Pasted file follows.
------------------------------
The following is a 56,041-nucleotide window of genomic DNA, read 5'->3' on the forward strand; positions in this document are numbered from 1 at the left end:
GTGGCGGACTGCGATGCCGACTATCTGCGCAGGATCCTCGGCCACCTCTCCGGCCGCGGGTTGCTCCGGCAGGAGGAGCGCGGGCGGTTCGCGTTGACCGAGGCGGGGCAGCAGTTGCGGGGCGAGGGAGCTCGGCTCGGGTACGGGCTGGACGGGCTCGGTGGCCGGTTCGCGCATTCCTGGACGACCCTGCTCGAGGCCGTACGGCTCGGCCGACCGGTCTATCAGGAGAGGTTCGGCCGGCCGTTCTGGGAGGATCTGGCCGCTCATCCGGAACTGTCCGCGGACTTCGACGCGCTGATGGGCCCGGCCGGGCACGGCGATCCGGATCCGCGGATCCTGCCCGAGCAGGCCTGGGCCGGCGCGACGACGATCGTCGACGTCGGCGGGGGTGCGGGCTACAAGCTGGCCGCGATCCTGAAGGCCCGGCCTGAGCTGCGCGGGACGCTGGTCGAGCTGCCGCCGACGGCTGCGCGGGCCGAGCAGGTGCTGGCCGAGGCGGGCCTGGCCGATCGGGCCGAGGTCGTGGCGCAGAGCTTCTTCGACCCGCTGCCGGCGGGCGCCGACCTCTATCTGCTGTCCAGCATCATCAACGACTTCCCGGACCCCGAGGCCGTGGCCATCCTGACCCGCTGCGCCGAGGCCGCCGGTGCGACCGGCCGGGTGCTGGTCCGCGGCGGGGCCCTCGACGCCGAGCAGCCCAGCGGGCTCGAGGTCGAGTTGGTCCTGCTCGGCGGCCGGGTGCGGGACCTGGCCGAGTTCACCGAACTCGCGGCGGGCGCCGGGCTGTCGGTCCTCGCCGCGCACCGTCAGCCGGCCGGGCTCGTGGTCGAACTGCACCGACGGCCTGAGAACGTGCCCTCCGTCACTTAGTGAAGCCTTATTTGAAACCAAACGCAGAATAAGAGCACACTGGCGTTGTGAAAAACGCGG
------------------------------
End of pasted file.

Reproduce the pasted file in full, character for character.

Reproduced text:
The following is a 56,041-nucleotide window of genomic DNA, read 5'->3' on the forward strand; positions in this document are numbered from 1 at the left end:
GTGGCGGACTGCGATGCCGACTATCTGCGCAGGATCCTCGGCCACCTCTCCGGCCGCGGGTTGCTCCGGCAGGAGGAGCGCGGGCGGTTCGCGTTGACCGAGGCGGGGCAGCAGTTGCGGGGCGAGGGAGCTCGGCTCGGGTACGGGCTGGACGGGCTCGGTGGCCGGTTCGCGCATTCCTGGACGACCCTGCTCGAGGCCGTACGGCTCGGCCGACCGGTCTATCAGGAGAGGTTCGGCCGGCCGTTCTGGGAGGATCTGGCCGCTCATCCGGAACTGTCCGCGGACTTCGACGCGCTGATGGGCCCGGCCGGGCACGGCGATCCGGATCCGCGGATCCTGCCCGAGCAGGCCTGGGCCGGCGCGACGACGATCGTCGACGTCGGCGGGGGTGCGGGCTACAAGCTGGCCGCGATCCTGAAGGCCCGGCCTGAGCTGCGCGGGACGCTGGTCGAGCTGCCGCCGACGGCTGCGCGGGCCGAGCAGGTGCTGGCCGAGGCGGGCCTGGCCGATCGGGCCGAGGTCGTGGCGCAGAGCTTCTTCGACCCGCTGCCGGCGGGCGCCGACCTCTATCTGCTGTCCAGCATCATCAACGACTTCCCGGACCCCGAGGCCGTGGCCATCCTGACCCGCTGCGCCGAGGCCGCCGGTGCGACCGGCCGGGTGCTGGTCCGCGGCGGGGCCCTCGACGCCGAGCAGCCCAGCGGGCTCGAGGTCGAGTTGGTCCTGCTCGGCGGCCGGGTGCGGGACCTGGCCGAGTTCACCGAACTCGCGGCGGGCGCCGGGCTGTCGGTCCTCGCCGCGCACCGTCAGCCGGCCGGGCTCGTGGTCGAACTGCACCGACGGCCTGAGAACGTGCCCTCCGTCACTTAGTGAAGCCTTATTTGAAACCAAACGCAGAATAAGAGCACACTGGCGTTGTGAAAAACGCGG